Though his panel slogged through nearly 600 studies on DEHP and almost as many for another six phthalates, it didn’t find answers to many pressing questions about developmental toxicity. Lingering doubts about the phthalate’s toxicity, after so many studies, “seems to speak to the fact that somehow the right studies weren’t being conducted,” observes CERHR director Michael D. Shelby.

One reason, Kavlock notes, is that researchers had designed most phthalate studies to evaluate risk of cancer or infertility in adults exposed to the chemicals in the workplace.

“Most of those data were also 20 years old or more,” adds panelist Paul M.D. Foster, a reproductive toxicologist at the Chemical Industry Institute of Toxicology (CIIT) in Research Triangle Park. Only about 5 years ago did scientists first suspect that phthalates might affect babies in ways that could eventually impair their reproduction (SN: 7/15/95, p. 47), and that suspicion was confirmed even more recently.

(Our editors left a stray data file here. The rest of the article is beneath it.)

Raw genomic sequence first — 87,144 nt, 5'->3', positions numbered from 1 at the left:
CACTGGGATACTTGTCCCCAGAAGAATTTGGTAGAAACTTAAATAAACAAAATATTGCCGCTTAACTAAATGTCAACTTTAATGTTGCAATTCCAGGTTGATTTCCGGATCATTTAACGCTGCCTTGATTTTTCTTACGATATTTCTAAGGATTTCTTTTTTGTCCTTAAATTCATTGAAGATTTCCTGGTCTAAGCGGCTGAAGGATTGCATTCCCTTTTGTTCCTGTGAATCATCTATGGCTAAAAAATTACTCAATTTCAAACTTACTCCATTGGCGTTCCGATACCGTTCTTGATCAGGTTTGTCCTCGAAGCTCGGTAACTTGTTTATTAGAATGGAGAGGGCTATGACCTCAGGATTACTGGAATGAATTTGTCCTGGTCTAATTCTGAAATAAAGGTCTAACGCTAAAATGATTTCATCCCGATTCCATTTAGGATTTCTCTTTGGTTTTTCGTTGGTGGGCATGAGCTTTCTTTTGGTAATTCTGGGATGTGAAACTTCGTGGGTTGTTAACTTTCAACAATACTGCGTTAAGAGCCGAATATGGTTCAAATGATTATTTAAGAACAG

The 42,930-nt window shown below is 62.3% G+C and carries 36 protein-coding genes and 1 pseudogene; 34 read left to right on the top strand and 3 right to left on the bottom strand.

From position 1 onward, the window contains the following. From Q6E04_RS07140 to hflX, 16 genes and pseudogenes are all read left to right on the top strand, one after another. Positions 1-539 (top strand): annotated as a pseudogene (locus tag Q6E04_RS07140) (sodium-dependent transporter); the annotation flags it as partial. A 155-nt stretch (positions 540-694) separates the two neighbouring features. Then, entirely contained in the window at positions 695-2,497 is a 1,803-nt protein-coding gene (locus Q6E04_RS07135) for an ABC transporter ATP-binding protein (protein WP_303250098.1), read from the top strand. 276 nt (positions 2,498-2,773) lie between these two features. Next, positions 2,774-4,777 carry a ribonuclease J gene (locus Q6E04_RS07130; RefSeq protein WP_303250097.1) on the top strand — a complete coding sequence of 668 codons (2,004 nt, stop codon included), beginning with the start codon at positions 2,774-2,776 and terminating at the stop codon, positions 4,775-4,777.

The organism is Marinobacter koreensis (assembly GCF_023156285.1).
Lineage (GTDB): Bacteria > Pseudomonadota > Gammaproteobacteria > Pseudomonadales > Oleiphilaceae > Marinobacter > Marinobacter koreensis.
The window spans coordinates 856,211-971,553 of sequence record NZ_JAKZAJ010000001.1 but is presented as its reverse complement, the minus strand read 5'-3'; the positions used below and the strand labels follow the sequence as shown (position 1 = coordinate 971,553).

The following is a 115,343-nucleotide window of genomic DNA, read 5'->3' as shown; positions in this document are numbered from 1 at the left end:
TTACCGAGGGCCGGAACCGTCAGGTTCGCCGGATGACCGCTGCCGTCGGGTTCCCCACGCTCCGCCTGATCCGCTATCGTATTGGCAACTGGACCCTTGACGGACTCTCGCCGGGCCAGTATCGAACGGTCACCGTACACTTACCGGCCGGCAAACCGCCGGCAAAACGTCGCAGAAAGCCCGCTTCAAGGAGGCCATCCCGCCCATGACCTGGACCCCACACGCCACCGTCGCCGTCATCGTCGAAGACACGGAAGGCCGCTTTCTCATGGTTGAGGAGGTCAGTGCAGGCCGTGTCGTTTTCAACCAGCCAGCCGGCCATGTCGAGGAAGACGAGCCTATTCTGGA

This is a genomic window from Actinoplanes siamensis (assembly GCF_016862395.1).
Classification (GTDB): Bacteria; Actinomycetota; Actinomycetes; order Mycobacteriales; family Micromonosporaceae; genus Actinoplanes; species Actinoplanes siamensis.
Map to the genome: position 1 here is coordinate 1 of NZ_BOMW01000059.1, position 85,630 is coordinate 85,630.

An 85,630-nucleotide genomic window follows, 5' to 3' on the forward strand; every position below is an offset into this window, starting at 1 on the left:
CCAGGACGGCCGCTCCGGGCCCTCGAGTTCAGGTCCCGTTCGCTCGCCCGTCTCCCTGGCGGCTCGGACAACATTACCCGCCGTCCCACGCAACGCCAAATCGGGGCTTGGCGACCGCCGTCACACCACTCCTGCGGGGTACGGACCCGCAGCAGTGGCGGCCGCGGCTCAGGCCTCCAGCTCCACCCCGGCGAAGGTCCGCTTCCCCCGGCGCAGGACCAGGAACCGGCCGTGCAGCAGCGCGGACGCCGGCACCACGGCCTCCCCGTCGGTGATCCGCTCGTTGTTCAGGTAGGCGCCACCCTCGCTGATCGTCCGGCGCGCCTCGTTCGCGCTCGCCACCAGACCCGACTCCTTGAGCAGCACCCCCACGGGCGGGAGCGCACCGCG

In its report, due out in October, the panel will recommend research to fill the data gaps it found. Independently within the next month, the results of several long-awaited studies are expected to fill in a few major gaps in the phthalate story, Kavlock notes.

Best measurement yet

One of those studies should offer the best measurement yet of phthalate exposures in the general population. Analytical chemist John Brock started contemplating that issue 7 years ago, as a result of tests he conducted shortly after joining the Centers for Disease Control and Prevention in Atlanta. While using gas chromatography to scout for pesticides and related pollutants in human blood, he found a handful of seemingly unbelievable readings.

A gas chromatograph portrays chemicals within a sample as a series of peaks rising from a horizontal line. The height of each peak denotes a constituent’s quantity. However, the peaks of two very different compounds occasionally fall in the same position.

Brock suspected this must explain a few of the loftier peaks from the blood samples. A spike at the address ordinarily marking lindane, a toxic pesticide, for instance, was hundreds of times higher than the value typically found in people.